• send pies
  • Quote
  • Report post to moderator
Rob, maybe using a delegate or decorator design pattern would be an even better way to do this. But to your utility classes, when you instantiate them (albeit via static or actual instantiation) the class instance is an object...

Or am I misunderstanding something here?

Cheers!
 
fred rosenberger
lowercase baba
Bartender
Posts: 12563
49
Chrome Java Linux
  • Mark post as helpful
  • send pies
  • Quote
  • Report post to moderator
Originally posted by deepak mishra:
is that really possible ?
will my program work if i DO NOT put all of my STATIC methods in ANY class ?
that way, there would be no need to put the main() method in any class, right ?


you can have a class with only static methods. but you would need to put a main method SOMEWHERE (and remember main is also static).

a java program always starts at a main() method. if there is no main defined, you program has no starting point.
 
Steve Luke
Bartender
Posts: 4181
22
IntelliJ IDE Java Python
  • Mark post as helpful
  • send pies
  • Quote
  • Report post to moderator
Originally posted by Rob Prime:

I disagree. I have several utility classes - just methods that perform pieces of code I would otherwise execute regularly. These methods do not belong to any other class, and retyping the code is a stupid thing to do. Ergo: utility class.


I was not talking about a Utility class, there are many cases that benefit from having a Class with all static methods.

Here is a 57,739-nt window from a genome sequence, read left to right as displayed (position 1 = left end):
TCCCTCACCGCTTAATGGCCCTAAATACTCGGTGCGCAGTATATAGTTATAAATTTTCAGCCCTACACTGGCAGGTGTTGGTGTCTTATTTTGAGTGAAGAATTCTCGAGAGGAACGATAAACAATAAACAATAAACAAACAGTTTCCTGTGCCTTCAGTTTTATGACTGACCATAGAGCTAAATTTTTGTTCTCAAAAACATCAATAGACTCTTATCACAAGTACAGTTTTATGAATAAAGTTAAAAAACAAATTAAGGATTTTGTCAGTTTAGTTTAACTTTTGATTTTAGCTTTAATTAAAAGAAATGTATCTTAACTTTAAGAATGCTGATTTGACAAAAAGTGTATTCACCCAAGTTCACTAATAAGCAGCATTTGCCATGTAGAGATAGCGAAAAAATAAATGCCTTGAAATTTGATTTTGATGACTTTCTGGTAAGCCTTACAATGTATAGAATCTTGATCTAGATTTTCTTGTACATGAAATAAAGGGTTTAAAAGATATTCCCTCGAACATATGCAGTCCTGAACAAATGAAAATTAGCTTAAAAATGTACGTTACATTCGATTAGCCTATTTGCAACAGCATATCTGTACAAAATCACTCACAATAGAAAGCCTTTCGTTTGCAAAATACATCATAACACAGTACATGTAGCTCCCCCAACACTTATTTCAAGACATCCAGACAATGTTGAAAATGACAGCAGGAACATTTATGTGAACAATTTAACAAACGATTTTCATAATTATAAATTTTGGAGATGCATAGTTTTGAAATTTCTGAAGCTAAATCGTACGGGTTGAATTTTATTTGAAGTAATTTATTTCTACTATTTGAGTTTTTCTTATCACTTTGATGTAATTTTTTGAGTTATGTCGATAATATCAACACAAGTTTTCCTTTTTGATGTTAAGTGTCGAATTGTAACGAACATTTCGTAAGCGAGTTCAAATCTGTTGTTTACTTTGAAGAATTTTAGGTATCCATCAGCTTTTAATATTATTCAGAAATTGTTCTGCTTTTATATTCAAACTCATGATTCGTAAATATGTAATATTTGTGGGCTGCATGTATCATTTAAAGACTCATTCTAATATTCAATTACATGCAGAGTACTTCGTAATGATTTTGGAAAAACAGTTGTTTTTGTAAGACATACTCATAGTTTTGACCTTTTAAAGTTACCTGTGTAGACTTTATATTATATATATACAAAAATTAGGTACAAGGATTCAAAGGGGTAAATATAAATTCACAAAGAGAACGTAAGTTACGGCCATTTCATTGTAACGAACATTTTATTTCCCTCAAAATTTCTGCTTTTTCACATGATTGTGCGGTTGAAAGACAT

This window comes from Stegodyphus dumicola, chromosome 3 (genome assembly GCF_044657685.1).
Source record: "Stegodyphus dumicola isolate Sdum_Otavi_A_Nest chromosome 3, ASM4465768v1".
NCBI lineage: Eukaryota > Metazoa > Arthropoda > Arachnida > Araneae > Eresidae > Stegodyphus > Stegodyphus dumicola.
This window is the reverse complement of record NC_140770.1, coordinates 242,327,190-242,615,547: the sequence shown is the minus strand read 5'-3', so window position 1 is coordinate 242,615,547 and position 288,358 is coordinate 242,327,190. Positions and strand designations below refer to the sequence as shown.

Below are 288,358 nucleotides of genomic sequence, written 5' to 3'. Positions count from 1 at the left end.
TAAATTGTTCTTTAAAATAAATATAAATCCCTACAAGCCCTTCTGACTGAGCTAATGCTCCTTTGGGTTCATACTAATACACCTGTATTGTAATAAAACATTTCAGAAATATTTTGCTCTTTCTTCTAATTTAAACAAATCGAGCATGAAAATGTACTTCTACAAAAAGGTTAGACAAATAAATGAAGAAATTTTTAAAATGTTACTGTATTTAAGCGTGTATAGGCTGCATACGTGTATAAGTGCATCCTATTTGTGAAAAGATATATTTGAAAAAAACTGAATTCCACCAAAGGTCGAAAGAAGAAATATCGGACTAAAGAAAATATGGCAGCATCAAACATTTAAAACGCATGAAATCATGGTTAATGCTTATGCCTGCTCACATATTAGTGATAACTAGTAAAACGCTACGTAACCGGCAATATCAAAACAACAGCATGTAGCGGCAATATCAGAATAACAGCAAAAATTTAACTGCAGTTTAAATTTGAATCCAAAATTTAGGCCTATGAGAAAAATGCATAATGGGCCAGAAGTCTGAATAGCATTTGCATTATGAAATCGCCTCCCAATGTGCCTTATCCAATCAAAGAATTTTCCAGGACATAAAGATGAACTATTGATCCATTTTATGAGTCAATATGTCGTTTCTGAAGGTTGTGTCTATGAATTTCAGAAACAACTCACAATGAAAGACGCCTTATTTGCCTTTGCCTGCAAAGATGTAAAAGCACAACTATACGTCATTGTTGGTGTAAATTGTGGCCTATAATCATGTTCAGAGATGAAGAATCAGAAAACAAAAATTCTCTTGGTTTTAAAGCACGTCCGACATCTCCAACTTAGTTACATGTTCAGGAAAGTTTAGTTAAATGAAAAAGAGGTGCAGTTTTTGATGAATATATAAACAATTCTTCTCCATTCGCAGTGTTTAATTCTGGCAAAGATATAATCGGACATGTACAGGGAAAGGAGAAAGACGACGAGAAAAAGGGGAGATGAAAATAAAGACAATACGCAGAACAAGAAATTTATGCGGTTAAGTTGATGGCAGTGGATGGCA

But the OP was quoting a line that said 'make all your methods static' - which I interpreted as his entire application structure in static methods. Something you could do but I don't think is the best way to program in Java.
 
Rob Spoor
Sheriff
Posts: 21135
87
Chrome Eclipse IDE Java Windows
  • Mark post as helpful
  • send pies
  • Quote
  • Report post to moderator
Ah then I misunderstood you, and you are right. If you're using only static methods that's not object-oriented programming - that's procedural programming. You might as well stick to C or Pascal for that.
 
deepak mishra
Greenhorn
Posts: 6
  • Mark post as helpful
  • send pies
  • Quote
  • Report post to moderator
Thanks a lot for your responses !!

Originally posted by Steve Luke:

You are confusing Class with Object.

yes..you caught me steve !
this is a terrible problem i would like to solve.
i imagine an "Object" to be anything that is being "executed" and provides a set of functionality over a set of data.
unluckily i find a "method" to be implementing the same definition.

but after all your explanations, i feel that they ARE indeed the same in reality...its only that the java developers tried to use different names, and created the concept of objects, in order to stick to OOPS.
did i get it right ??
 
deepak mishra
Greenhorn
Posts: 6
  • Mark post as helpful
  • send pies
  • Quote
  • Report post to moderator
i am waiting for a confirmation
 
Ernest Friedman-Hill
author and iconoclast
Sheriff
Posts: 24217
38
Chrome Eclipse IDE Mac OS X
  • Mark post as helpful
  • send pies
  • Quote
  • Report post to moderator
Originally posted by deepak mishra:

did i get it right ??


No, not at all, not even close.

A class is like a category or "type" of thing: Car, House, Person.

An object is a specific instance of a class: thatRedCarOverThere, myHouse, you.

A "method" is like a function in a non-object oriented language, except that it's "attached" to a specific object. If I call myHouse.turnLightsOn(), then the lights in that one particular house go on. The method turnLightsOn() would be defined by the class House, but when you call it, you call it "on" an object, and it operates on that specific object.

A "static method" is a method that's not attached to a particular object, and as such, it's very similar to a C function -- except that as it's defined inside a class, it still has that class for a context.
 
  • Post Reply Bookmark Topic Watch Topic
  • New Topic
Boost this thread!